854 words (2.4 pages)
- Jennifer Marr Dr. Christopher Grignard English 2200 12 February 2015 Blindness as a Central Theme in Sophocles Oedipus The King In the play Oedipus The King by Sophocles, blindness is a central theme and is constantly recurring. There are many examples of this shown throughout the play; however, the most prominent is seen through the characters of Oedipus and Tiresias. Oedipus is unable to see the truth in things even though he is not blind. Tiresias, the prophet is physically blind, yet is able to see more truth in actions and prophesies than Oedipus.... [tags: Oedipus the King, Oedipus, Sophocles, Blindness]
1162 words (3.3 pages)
- As humans with complex categorical tendencies and visual-attentional systems, we assume that our visual representations of the world around us are accurate. Previous research provides an explanation of how what we see is a watered-down version of the world around us, and specifically, how the phenomenon of change blindness assists that. Change blindness describes the experience of not noticing objects that are in our visual field, particularly due to an allocation of attention on the part of the individual.... [tags: not noticing objects, blindness ]
2072 words (5.9 pages)
- The novel Blindness The sinners dealt with in our past novels and the present novel Blindness empathetically been assigned the trait of ignorance. Thus, providing the root of sin and degration of lives, as relating to the treatment of people in the short story Somni in the novel Cloud Atlas. Focusing on Blindness, the ungreedy are horribly dealt with by the thugs with a "conscience with teeth to bite" (18).... [tags: blindness life of pi analysis literature]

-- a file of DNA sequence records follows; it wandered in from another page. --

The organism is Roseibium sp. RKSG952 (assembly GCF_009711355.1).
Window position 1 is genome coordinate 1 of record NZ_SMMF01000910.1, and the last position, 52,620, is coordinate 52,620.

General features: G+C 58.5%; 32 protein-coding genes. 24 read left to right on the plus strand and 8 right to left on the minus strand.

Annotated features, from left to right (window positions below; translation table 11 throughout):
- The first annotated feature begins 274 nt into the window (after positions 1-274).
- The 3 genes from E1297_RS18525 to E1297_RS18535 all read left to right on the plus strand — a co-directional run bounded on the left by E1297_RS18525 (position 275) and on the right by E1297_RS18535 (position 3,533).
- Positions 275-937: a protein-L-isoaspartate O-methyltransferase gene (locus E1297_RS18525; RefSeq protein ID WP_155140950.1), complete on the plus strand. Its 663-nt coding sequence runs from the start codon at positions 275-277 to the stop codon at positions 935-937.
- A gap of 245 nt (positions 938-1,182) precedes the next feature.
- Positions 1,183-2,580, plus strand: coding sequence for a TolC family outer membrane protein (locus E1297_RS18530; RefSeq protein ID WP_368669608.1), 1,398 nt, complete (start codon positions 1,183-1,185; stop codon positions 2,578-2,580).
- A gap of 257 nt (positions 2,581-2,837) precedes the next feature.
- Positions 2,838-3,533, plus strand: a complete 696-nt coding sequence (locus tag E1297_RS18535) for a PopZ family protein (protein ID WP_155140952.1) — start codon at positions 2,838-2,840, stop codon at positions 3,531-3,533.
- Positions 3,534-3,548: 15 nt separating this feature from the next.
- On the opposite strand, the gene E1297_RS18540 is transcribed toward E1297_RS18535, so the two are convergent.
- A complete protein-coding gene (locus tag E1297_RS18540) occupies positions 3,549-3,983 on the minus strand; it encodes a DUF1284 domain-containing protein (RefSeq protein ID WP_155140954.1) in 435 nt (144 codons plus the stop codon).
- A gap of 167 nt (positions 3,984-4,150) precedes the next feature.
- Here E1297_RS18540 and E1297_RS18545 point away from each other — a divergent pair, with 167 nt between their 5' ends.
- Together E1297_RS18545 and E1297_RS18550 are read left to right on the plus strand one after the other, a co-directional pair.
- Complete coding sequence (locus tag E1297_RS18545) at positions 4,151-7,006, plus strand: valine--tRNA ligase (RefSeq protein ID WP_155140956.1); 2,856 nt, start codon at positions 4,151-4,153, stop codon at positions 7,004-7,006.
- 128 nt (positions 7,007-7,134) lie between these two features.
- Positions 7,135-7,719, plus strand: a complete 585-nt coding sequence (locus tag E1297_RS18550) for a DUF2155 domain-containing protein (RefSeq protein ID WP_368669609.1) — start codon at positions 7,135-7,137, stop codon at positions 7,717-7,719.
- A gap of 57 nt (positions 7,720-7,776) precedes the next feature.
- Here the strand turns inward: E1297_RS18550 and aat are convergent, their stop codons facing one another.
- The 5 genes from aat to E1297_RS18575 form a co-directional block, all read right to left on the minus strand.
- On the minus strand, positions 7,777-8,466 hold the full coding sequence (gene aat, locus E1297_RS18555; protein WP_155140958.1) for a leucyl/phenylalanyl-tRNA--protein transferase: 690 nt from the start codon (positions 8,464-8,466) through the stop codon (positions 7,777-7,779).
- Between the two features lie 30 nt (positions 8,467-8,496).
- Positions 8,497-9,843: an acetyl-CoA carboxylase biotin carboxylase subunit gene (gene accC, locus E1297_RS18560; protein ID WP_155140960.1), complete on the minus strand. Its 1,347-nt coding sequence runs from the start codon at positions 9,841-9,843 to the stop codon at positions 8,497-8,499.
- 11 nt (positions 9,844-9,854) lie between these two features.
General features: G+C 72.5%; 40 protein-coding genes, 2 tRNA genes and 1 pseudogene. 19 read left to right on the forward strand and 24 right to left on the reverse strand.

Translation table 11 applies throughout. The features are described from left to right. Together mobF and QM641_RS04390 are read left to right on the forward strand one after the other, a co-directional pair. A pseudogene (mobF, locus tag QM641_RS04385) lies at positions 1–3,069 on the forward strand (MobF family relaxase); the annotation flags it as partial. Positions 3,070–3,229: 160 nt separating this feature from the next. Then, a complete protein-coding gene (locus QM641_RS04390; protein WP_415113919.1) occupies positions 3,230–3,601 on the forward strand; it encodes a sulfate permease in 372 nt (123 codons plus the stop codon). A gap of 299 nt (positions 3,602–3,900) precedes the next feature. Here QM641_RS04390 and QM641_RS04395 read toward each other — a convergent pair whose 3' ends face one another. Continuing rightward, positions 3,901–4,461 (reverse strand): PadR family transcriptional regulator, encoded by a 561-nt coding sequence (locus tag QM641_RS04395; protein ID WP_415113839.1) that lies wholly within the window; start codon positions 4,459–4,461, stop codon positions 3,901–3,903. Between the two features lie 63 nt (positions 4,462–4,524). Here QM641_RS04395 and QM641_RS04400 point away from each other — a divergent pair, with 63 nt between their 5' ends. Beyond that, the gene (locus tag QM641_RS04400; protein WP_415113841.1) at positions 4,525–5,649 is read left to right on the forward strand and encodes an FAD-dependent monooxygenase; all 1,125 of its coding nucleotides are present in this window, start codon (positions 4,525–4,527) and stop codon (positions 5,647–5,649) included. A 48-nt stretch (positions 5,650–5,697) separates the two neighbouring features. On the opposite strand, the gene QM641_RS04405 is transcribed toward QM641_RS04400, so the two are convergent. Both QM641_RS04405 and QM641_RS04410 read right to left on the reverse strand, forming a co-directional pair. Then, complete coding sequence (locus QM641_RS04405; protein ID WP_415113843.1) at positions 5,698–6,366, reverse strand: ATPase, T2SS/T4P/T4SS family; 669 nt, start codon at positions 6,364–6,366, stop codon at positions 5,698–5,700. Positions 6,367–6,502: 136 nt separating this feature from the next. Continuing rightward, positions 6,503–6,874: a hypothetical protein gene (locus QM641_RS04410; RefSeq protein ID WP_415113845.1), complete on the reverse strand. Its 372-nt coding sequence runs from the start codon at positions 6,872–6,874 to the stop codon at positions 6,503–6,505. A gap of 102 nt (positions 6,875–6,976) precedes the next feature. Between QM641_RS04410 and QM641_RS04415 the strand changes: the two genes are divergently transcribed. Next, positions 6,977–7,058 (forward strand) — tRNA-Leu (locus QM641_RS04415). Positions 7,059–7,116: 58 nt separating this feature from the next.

1003 words (2.9 pages)
- When defining the word blindness, it can be interpreted in various ways. Either it can be explained as sightless, or it can be carefully deciphered as having a more complex in-depth analysis. In the novel Blindness, Jose Saramago depicts and demonstrates how in an instant your right to see can be taken in an instant. However, in this novel, blindness is metaphorically related to ‘seeing’ the truth beyond our own bias opinions. Saramago’s novel clearly illustrates themes that describe the importance of the awareness of others, in terms of feeling oppressed by fear, lack of trust, dehumanization, and segregation.... [tags: Jose Saramago Essays Blindness]
1541 words (4.4 pages)
- Capitation in Healthcare
- Flight as a Literal and Metaphorical Symbol in Song of Solomon by Toni Morrison
- The Ethics of Human Cloning
- The Necessity of College Degrees in Today's Job Market
- Modernism and Existential Loneliness Demonstrated in Joseph Conrad's Heart of Darkness and James Joyce's The Dead
- Believing All Are Equal